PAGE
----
Out at the cinema Personal Shopper starring Kristen Stewart is worth catching if only for her stand out performance showcasing her immense talents as an actress. A full review can be found here.
Today also sees the release of the first Jesus and Mary Chain album ‘Damage and Joy’ in quite a few years and although I was quite a fan back in the day I must admit to being slightly underwhelmed by this latest offering with its lame, predictable lyrics and lack of musical inventiveness. Much more impressed by the new Gorillaz single Saturnz Barz also out today and the series of tracks from their upcoming album streaming on Youtube.
I must confess I am genuinely excited by the return of Line of Duty for its 4th series on BBC1 this Sunday at 9pm. Seriously one of the best British dramas in years I am hoping that its shift from BBC2 to BBC1 and from a weekday night to a family friendly ratings winner Sunday 9pm slot will not dilute what has always been a programme of detailed intensity and integrity. The loss of two of its most compelling characters –Lindsay Denton and Matthew ‘The Caddy’ Cotton- will hopefully not have an adverse effect either although in its favour Martin Compston, Vicky McClure and Adrian Dunbar are still on board so I think we are guaranteed another full on intense ride with enough distractions and plot twists to keep us enthralled. Definitely one to watch!

PERSONAL SHOPPER

Personal Shopper

Kriten Stewart gives an outstanding performance in this understated film directed by Oliver Assaya. That is not to say that the film is not flawed in certain respects- in fact the central premise of s supernatural ghost story is unconvincing and the potentially the film’s weakest link- but Stewart’s all engrossing habitation of her character Maureen is never anything less than compelling.
Maureen works as a personal shopper for a celebrity named Kyra- it is never clear exactly what she is famous for- and harbours frustration and resentment at her role as she feels it is unsatisfactory; although it pays well it prevents her from doing what she really wants. A major reason for her staying in this job however is the fact it is based in Paris which is where her twin brother recently died and she believes that by staying there he will try and contact her from the afterlife in a pact they made before his death.
This all becomes secondary however when her life takes an unexpected turn when she becomes a central figure in her boss’s brutal murder and when she becomes embroiled in text message game of cat and mouse with what initially seems like an insignificant character.
The film maintains an underground art-house feel to it although it is similar to this year’s Oscar winner ‘Moonlight’ in that at its conclusion it raises more questions than it answers and this is a relief as the tired formula of a conclusive ending- as demanded by most mainstream films- was always something I found frustrating and a little predictable. By not providing any finite answers Assaya allows the characters and their situations to linger in your mind and imagination some time after the film’s credits have rolled.
As stated before this film is really a tour de force for Stewart and her performance but it is still an intriguing work which captures the uncertainty and stifling nature of its central character’s life. If the ghost story part is unconvincing it is probably just that ghost stories in general are.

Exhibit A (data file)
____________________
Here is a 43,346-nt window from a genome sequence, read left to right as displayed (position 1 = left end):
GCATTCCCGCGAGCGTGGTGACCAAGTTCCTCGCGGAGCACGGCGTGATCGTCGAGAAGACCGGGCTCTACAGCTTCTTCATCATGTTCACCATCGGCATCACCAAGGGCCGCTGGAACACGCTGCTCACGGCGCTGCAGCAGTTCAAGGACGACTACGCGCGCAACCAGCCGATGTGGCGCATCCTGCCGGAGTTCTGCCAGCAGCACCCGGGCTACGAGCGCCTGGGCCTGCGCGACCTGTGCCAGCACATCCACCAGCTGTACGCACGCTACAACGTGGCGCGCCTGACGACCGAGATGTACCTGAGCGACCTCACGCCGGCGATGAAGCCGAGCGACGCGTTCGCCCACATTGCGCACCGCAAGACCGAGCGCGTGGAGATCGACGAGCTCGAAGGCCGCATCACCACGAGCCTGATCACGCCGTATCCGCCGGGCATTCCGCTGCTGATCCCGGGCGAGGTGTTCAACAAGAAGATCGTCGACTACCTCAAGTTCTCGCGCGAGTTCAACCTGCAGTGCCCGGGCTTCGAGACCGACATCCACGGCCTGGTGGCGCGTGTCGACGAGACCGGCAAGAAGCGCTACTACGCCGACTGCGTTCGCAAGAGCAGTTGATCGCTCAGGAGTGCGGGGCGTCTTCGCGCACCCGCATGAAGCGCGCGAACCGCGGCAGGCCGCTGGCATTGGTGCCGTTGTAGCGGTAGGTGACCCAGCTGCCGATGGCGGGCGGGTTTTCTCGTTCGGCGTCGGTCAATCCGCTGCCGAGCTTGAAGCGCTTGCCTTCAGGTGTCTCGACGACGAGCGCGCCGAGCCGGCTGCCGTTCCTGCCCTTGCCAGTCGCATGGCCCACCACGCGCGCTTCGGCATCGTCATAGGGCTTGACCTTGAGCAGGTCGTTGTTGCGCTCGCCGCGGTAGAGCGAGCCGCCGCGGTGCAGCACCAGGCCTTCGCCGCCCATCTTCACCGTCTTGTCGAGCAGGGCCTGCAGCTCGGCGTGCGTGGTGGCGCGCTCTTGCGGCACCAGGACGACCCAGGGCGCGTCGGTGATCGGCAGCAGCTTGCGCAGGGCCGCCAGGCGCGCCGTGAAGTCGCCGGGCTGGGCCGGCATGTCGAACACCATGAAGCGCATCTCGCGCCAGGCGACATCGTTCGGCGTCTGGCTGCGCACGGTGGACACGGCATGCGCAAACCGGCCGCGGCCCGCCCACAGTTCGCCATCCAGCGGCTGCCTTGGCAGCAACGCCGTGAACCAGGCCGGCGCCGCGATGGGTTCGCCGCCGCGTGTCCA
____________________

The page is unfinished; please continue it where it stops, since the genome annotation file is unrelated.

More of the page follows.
T2 TRAINSPOTTING

T2 Trainspotting
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Admittedly I was initially nonplussed by the original Trainspotting feature due to being more impressed by the novel and preferring subsequent stage productions- particularly those at the Edinburgh Fringe over the last two years- but time has mellowed my original weary scepticism and I now wholly appreciate that it is a landmark film of its time; those are the very qualities which clouded my first impressions incidentally.
Anyway who could resist a film which boosted the careers of Iggy Pop and Lou Reed bringing them to the attention and subsequent prominence to a whole new generation?
This sequel, re-introducing the original characters from Irvine Welsh’s book, therefore has a lot to live up to and this is it does to some extent although it offers nothing new nor any clear insights into what returning to your past actually means.
Re-assembling the original cast of Ewan McGregor, Jonny Lee Miller, Ewan Bremner and Robert Carlyle as well as the superfluous addition of Kelly Mac Donald – whose scene is so incongruous it feels as if it is there simply for the sake of giving her a scene. Helmed once again by Danny Boyle this gives the film some additional kudos and a sense of the past merging with the present. However I felt now, as I did with the original production, that Ewan Mc Gregor is all out to sea with his performance and once again is the film’s weakest link.
However both Ewen Bremner as Spud and Robert Carlyle as Begbie are excellent in their roles and Jonny Lee Miller always has his charisma to help him through but the real star of the film is Edinburgh itself.
Never has the city looked so appealing on-screen and even in the more desperate scenes when the city’s underside is used to show its deprivation. It also helps having local characters such as Bradley Welsh in the role of a sauna owner cum gangster type and Garry Fraser as second unit director as well as a host of Edinburgh faces as extras giving the whole thing a local flavour. Even the much maligned trams make what must be their film debut.